The grainy, unadorned video of Scott’s death also comes to us shortly after the kickoff of a season in which television and the movies turn their attention to artful, lethal violence. The contrast between what’s been sold to us as gritty, honest confrontations with medieval torture, or what’s presented as consequence-free entertainment, and the real, unadorned death of a 50-year-old man, is unnerving. And it ought to be.
In the video, Scott isn’t running particularly fast, and he doesn’t get very far; he takes perhaps eight steps before Slager manages to unholster his weapon and begin firing. Slager squeezes off the shots rapidly, but it takes eight bullets to bring Scott to the ground. I’ve watched the first thirty seconds of the footage at least a dozen times, and my eye always catches on the moment when Scott’s stride alters, his left hand brushing his back. Had he been hit, then, or merely felt a bullet pass close by him?
When Scott finally falls under one of the trees in the park, his knees buckle under him, and then the rest of his body follows. Hilary Mantel described the beheading of Thomas More in “Wolf Hall” by having Thomas Cromwell note that: “The corpse seems to have leapt back from the stroke and folded itself like a stack of old clothes—inside which, he knows, its pulses are still beating.” It’s hard to think of a more terrible, precise description of that moment when a human being is transformed, through someone else’s violence, into an object.
One moment, Walter Scott is a living person, running for his life. The next, he’s a body, lying in the shade. Slager, seemingly unaware Scott is dead, shouts at Scott to put the hands he will never move again behind his back. In a grotesque pantomime of adherence to procedure, Slager handcuffs Scott’s body and leaves him lying on the ground as if he presents some sort of threat. (Given Slager’s arrest for muder, Scott may pose a greater danger to Slager’s safety and freedom now that he is dead than he did when he was living.) It’s the second officer who arrives on the scene, who appears to be African American, who touches Scott not to restrain him, but to find out what happened to him, pulling up Scott’s shirt to reveal his back. Only after the other man has conducted his inspection does Slager reach down to touch Scott’s neck with two fingers, a gesture that suggests he was checking for a pulse.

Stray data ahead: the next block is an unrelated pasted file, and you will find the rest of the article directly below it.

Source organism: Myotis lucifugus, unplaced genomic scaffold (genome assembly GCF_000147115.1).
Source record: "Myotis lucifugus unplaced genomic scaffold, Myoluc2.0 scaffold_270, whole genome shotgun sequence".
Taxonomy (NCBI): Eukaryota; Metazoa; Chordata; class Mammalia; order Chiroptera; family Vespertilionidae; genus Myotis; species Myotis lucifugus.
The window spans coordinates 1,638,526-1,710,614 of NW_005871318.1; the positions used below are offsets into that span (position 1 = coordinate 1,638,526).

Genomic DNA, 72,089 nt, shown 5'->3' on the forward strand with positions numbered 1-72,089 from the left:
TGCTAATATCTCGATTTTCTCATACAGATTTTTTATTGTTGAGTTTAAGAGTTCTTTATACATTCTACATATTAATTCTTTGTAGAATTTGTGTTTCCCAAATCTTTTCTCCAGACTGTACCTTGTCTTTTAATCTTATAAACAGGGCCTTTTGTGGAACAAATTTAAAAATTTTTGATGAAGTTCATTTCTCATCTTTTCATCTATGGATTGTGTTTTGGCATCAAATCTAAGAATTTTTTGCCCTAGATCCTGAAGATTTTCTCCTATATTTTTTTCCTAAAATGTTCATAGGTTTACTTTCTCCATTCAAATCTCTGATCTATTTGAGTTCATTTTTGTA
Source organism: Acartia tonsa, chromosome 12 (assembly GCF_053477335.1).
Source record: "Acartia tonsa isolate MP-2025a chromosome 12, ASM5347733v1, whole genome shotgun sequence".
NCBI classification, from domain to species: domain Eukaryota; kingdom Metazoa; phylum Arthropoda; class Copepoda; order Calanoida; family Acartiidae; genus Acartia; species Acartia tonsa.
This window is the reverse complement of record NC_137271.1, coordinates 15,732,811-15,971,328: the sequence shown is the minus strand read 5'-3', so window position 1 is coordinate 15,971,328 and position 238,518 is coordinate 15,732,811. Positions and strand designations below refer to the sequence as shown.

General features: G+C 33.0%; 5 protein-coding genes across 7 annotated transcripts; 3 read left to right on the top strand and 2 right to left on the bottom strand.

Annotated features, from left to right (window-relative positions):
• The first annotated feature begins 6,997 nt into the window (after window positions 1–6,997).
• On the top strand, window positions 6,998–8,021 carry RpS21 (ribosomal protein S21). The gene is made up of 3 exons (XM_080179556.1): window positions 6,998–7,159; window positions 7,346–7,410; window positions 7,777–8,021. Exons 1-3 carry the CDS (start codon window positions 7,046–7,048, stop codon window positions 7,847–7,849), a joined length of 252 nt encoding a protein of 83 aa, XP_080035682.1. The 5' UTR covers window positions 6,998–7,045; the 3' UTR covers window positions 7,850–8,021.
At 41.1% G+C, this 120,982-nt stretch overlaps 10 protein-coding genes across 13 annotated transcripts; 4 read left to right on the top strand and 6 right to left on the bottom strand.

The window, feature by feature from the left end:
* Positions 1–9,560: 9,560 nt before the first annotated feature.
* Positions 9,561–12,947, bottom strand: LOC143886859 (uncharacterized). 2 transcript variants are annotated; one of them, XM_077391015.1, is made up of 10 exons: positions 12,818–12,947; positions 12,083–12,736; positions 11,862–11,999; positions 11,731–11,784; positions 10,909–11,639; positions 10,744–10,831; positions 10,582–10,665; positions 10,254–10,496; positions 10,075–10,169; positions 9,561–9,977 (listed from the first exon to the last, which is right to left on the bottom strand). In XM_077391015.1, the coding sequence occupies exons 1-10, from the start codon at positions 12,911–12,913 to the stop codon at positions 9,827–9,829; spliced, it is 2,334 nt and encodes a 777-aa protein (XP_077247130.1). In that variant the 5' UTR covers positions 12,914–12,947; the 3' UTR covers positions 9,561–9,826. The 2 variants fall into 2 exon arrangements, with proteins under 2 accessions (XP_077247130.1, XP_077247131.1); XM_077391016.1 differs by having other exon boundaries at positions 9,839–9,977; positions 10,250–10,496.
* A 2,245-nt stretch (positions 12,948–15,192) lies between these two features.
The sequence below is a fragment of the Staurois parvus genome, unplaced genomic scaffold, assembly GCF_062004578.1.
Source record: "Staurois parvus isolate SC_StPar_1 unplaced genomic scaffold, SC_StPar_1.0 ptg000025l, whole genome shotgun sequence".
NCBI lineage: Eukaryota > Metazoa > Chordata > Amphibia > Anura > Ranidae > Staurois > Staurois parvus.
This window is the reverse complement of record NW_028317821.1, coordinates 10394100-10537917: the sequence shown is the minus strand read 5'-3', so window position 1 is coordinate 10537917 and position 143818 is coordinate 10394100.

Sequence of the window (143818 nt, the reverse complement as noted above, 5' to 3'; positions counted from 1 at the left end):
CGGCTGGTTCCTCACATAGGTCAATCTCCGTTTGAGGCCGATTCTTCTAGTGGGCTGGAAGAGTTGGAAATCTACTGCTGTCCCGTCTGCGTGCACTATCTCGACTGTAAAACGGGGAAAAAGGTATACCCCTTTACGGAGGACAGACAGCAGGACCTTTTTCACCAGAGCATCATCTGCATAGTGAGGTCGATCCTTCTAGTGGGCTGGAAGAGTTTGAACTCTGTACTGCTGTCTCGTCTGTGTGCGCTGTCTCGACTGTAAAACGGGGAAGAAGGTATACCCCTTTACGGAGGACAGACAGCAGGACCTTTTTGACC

The New York Times, which first obtained the video of Scott’s death, put a warning label on the clip, cautioning viewers that it “contains graphic violence and language.” At The Post, we simply labeled it “graphic content.” But by the standards of our cultural depictions of death by violence, the video of Scott’s death lacks the baroque visual details that are meant to make a work feel gritty and highly charged. We don’t see his blood or his wounds, we don’t hear him make sounds of pain. Scott’s death followed a scuffle, rather than the sort of highly choreographed bone-crunching ballet to which we’ve become accustomed.
Stripped of all these artistic distractions, though, it’s impossible to deny the piercing reality of what we’ve just seen happen. There’s no art to appreciate here, nothing to be awed by, nothing that lets us talk about aesthetics instead of how we feel about the fact that someone has died in front of us.